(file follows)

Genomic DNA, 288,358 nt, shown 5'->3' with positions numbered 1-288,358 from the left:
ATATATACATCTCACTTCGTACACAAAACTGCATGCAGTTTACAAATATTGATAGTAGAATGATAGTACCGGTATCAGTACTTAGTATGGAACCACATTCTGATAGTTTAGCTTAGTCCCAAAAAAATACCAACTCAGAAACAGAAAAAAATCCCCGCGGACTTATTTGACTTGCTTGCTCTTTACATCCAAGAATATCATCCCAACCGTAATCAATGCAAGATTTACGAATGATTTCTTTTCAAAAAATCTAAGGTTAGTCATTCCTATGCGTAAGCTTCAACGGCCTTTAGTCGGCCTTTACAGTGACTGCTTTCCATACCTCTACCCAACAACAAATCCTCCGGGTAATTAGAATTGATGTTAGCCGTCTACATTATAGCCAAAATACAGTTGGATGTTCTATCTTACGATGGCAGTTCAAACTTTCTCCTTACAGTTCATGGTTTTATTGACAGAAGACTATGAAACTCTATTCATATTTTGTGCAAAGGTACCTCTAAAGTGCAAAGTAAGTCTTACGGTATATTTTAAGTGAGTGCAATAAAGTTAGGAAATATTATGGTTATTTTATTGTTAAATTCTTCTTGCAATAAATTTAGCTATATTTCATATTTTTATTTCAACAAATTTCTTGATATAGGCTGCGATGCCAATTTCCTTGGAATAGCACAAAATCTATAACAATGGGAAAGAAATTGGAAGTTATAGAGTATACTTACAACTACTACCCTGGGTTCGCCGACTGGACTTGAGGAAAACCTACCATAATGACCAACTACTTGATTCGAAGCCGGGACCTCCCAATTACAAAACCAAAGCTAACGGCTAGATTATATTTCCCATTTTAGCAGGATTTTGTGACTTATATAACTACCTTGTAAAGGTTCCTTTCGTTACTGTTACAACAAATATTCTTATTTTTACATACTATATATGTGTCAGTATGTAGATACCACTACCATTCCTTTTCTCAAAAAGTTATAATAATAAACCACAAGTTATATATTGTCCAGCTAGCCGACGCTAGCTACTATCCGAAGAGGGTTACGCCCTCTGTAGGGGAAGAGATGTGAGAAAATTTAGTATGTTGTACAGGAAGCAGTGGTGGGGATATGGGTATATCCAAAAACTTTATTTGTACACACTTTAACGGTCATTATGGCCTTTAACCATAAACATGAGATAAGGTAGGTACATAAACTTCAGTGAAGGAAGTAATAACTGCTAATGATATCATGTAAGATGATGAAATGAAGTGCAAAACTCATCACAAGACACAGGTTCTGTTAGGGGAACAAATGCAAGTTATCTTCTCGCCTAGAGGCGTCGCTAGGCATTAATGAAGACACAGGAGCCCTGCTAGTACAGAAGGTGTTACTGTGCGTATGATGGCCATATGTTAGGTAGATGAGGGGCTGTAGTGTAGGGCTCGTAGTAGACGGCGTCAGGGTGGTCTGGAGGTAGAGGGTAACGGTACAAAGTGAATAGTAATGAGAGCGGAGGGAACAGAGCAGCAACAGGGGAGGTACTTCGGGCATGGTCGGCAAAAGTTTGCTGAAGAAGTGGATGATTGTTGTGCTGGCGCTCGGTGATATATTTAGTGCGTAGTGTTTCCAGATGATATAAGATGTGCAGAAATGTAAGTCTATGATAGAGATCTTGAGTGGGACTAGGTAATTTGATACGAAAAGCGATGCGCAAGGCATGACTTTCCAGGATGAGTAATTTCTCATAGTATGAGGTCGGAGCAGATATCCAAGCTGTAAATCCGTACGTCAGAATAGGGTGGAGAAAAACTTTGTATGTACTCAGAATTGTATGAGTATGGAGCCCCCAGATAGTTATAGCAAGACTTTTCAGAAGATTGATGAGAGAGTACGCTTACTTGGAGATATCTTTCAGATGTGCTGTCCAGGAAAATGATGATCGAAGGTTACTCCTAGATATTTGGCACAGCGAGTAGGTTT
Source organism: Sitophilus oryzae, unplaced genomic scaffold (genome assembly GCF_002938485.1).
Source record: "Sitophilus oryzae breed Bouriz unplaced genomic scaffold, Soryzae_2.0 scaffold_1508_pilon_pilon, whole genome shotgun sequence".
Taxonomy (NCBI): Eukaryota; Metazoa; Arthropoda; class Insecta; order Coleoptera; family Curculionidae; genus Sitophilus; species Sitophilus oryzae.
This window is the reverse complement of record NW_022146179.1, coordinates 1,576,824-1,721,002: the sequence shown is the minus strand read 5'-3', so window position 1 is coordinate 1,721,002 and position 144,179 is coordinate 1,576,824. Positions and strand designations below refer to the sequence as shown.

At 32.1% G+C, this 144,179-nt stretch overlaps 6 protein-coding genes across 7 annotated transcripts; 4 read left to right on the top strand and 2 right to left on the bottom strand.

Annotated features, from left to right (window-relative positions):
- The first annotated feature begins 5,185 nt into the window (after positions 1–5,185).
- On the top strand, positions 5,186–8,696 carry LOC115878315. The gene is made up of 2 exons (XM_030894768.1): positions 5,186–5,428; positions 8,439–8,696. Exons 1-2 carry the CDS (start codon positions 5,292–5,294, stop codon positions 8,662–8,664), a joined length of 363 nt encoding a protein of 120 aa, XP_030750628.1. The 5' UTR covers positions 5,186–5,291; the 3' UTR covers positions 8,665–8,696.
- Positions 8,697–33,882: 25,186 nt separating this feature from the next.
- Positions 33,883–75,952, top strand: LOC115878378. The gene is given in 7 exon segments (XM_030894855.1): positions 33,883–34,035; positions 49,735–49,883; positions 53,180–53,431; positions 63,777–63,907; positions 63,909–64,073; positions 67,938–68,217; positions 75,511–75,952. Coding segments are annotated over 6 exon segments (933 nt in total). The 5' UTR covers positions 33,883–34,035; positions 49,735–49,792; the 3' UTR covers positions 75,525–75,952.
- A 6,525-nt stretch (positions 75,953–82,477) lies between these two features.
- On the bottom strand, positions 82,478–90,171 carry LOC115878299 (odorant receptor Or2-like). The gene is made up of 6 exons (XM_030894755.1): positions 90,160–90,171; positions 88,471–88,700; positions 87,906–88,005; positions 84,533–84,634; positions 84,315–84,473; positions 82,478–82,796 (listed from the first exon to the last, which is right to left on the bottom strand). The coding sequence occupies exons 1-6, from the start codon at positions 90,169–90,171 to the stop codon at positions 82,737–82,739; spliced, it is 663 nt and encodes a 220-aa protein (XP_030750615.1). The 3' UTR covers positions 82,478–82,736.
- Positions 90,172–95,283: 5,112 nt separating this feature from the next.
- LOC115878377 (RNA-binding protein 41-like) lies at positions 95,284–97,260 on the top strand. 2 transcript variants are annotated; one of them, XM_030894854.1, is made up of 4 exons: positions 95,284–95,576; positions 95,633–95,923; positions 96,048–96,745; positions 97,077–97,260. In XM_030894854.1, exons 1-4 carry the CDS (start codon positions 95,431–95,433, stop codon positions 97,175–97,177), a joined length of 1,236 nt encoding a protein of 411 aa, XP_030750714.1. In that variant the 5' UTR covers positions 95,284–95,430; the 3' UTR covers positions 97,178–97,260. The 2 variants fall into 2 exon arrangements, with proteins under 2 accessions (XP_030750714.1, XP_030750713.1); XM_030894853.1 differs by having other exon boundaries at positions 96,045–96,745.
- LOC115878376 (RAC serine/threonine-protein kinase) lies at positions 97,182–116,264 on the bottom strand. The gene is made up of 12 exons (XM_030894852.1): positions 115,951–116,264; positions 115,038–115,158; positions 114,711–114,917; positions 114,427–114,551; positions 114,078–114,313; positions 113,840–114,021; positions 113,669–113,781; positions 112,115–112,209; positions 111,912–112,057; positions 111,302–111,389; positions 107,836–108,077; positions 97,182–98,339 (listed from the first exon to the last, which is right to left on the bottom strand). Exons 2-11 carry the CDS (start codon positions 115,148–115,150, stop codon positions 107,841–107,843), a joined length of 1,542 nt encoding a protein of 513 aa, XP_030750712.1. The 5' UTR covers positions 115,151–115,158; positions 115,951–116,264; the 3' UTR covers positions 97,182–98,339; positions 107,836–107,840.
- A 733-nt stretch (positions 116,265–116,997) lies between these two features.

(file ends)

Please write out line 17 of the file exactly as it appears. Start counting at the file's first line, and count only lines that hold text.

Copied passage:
- LOC115878376 (RAC serine/threonine-protein kinase) lies at positions 97,182–116,264 on the bottom strand. The gene is made up of 12 exons (XM_030894852.1): positions 115,951–116,264; positions 115,038–115,158; positions 114,711–114,917; positions 114,427–114,551; positions 114,078–114,313; positions 113,840–114,021; positions 113,669–113,781; positions 112,115–112,209; positions 111,912–112,057; positions 111,302–111,389; positions 107,836–108,077; positions 97,182–98,339 (listed from the first exon to the last, which is right to left on the bottom strand). Exons 2-11 carry the CDS (start codon positions 115,148–115,150, stop codon positions 107,841–107,843), a joined length of 1,542 nt encoding a protein of 513 aa, XP_030750712.1. The 5' UTR covers positions 115,151–115,158; positions 115,951–116,264; the 3' UTR covers positions 97,182–98,339; positions 107,836–107,840.